|The Rotten Bayou watershed project was developed to implement the Mississippi Coastal Nutrient Reduction Strategy. This strategy used the Gulf of Mexico Alliance (GOMA) Coastal Template and leveraged on work done in the Delta with the Delta Nutrient Reduction Strategy. The Coastal Nutrient Reduction Strategy was developed through local workshops with coastal stakeholder input. Various issues related to livestock, forestry, urban stormwater, and atmospheric deposition were included in the strategy. As part of the Federal Government’s efforts to recover from the Deepwater Horizon oil spill, NRCS introduced the Gulf of Mexico Initiative (GoMI), an innovative water- and wildlife-conservation effort along the Gulf Coast. GoMI was developed in close collaboration with local, state, and federal partners. It is a new approach to better target conservation activities in the Gulf Coast region to improve the health of the Coast’s rivers, wetlands, and estuaries that are integral to jobs and the economy in the Gulf. Because MDEQ had already developed and begun implementation of the Coastal Nutrient Reduction Strategy in Rotten Bayou watershed, NRCS targeted it for their GoMI Project.|
The Mississippi Soil and Water Conservation Commission, the Soil and Water Conservation District, and NRCS, have been working with local landowners in the Rotten Bayou watershed to install agricultural Best Management Practices (BMPs). Implemented BMPs in the watershed include: 1) pasture and hay planting; 2) nutrient management; 3) Pond (alternative water source); 4) critical area planting; 5) water and sediment control structures; and 6) fencing. To develop a watershed implementation plan for this project, the Land Trust for the Mississippi Coastal Plain is working with local residents to form three teams: a watershed team, a technical team, and an education team. These teams will provide input to the plan. A kickoff watershed-team meeting was held on October 10, 2012. Also as part of this project, the Department of Landscape Architecture at Mississippi State University is working with the City of Diamondhead to develop Low Impact Development Urban BMPs for reducing stormwater NPS pollution.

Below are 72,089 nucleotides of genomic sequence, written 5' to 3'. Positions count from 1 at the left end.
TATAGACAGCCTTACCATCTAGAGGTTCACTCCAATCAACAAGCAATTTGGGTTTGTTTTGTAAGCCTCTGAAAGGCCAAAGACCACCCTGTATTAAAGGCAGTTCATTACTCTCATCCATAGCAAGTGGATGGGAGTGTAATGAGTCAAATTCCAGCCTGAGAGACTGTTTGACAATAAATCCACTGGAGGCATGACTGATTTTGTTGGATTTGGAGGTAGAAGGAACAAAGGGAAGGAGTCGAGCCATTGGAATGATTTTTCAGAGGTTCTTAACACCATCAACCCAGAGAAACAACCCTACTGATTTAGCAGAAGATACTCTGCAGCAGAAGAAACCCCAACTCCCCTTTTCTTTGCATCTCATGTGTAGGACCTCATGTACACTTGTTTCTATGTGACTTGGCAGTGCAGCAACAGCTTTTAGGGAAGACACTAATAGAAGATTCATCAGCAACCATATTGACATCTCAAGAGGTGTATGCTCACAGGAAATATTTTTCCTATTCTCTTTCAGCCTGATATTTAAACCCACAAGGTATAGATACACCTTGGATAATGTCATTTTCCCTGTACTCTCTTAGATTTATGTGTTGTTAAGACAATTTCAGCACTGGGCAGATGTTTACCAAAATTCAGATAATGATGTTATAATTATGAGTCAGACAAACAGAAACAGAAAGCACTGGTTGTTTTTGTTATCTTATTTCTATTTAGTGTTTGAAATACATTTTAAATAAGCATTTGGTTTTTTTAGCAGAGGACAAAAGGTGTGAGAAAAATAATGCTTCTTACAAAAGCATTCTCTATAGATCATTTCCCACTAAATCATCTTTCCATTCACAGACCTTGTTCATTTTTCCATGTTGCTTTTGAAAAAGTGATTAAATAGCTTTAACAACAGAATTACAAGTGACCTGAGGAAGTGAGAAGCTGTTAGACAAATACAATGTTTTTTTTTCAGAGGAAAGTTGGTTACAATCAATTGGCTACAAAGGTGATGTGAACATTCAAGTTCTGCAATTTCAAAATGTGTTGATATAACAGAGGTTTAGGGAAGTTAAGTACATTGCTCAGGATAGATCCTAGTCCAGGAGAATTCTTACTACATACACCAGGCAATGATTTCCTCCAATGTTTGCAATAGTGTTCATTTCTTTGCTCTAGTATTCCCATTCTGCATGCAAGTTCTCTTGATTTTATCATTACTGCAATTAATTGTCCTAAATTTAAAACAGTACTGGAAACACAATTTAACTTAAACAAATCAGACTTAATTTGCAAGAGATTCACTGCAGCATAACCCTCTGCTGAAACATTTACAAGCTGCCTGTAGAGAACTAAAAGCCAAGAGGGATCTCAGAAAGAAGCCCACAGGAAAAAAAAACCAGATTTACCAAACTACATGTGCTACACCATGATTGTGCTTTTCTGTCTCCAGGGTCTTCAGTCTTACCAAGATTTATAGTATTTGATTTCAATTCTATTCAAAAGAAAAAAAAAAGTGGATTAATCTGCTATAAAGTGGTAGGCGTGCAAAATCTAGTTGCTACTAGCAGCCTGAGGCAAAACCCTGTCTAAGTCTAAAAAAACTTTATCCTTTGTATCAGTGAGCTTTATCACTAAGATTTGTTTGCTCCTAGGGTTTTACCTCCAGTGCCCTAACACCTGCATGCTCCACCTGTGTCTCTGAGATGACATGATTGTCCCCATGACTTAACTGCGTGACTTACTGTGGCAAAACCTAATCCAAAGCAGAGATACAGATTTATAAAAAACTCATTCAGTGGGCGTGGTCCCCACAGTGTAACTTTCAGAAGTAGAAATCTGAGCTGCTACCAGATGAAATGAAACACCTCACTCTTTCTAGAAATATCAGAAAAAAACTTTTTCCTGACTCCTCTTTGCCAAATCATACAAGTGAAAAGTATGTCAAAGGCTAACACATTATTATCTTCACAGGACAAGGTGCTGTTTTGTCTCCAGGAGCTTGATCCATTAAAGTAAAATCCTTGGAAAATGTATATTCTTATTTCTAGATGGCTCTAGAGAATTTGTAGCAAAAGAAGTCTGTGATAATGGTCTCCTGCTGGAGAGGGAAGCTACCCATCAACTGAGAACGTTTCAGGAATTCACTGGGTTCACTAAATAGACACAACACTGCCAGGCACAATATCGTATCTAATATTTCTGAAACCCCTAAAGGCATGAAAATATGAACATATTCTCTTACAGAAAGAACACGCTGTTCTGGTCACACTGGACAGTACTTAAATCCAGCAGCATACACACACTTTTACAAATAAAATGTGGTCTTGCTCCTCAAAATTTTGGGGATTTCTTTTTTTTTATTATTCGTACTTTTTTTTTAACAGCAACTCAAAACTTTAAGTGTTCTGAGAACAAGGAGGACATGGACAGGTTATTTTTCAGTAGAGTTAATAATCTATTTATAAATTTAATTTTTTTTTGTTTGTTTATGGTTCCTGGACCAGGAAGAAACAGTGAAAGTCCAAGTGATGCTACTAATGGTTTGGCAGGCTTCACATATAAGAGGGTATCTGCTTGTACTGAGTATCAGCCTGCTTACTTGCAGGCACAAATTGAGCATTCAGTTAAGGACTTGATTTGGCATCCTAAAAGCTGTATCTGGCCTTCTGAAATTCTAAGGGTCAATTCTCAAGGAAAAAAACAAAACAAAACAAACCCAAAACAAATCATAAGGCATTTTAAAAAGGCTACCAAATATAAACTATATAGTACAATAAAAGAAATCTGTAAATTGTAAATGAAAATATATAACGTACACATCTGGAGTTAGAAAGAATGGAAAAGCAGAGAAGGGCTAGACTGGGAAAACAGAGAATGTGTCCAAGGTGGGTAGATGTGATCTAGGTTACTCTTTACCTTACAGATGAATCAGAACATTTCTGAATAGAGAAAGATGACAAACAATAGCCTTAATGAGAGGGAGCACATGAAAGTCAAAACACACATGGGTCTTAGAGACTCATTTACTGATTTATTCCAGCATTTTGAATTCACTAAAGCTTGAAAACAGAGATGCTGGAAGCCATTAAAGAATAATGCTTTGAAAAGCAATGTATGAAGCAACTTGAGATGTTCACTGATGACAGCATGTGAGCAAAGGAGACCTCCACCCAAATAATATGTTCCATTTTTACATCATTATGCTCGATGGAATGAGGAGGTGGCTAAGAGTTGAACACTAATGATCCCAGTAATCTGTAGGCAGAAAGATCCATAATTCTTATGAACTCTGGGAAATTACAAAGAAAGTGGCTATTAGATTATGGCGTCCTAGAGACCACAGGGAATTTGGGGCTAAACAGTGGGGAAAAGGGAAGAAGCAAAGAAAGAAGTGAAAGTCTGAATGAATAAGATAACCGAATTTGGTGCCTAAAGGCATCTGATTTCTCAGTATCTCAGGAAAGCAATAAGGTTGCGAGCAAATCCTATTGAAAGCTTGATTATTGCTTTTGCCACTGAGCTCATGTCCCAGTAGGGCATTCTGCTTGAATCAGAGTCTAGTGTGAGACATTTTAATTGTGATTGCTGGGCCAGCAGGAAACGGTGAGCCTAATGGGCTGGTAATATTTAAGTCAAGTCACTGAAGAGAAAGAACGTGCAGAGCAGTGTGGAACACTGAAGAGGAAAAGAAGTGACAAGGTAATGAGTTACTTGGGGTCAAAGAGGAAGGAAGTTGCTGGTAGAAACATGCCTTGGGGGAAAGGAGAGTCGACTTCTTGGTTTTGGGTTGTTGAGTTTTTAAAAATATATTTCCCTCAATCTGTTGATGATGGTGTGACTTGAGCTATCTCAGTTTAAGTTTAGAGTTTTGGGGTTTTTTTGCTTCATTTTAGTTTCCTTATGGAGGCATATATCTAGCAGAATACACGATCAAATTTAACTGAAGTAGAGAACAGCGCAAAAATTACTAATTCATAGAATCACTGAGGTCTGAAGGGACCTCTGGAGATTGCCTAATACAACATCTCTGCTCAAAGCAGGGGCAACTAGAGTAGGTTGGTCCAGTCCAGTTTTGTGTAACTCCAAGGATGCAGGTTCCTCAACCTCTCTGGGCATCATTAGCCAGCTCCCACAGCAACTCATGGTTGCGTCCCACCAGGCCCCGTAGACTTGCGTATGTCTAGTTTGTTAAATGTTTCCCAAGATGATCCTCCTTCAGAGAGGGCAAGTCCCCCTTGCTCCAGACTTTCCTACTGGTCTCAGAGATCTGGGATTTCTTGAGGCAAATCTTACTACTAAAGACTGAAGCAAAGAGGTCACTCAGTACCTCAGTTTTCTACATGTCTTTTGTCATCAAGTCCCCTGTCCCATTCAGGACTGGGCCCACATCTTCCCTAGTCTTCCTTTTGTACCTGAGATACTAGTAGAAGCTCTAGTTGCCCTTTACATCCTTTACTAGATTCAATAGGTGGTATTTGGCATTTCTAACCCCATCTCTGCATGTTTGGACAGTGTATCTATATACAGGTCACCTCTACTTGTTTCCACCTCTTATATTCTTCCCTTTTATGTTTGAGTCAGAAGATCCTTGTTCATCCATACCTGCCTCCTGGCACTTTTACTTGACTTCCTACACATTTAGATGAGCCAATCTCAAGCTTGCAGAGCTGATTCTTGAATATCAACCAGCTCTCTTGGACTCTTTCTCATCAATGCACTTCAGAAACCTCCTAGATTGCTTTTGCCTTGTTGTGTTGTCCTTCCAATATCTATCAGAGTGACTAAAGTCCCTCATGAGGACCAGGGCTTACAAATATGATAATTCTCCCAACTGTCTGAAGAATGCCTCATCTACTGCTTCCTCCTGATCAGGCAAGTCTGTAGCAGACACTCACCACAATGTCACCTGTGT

The Rotten Bayou watershed team has continued to meet to make progress on the project. A Rotten Bayou watershed steering committee meeting was held Thursday, March 21, 2013, and a technical advisory team meeting was held on Friday, March 22, 2013. On Tuesday, August 13, 2013, a Rotten Bayou watershed partnership meeting was held. It was the first meeting, where the Education and Outreach Team joined the Steering Committee and the Technical Advisory Team. A Field Day for farmers and landowners was held on November 7, 2013, to showcase some of the BMPs installed in the Rotten Bayou watershed through the 319 Project. The desired outcome of this project is to improve water quality in the Rotten Bayou watershed.
For additional information concerning these projects, please contact Coen Perrott, MDEQ Basin Management Branch, at (601) 961-5374.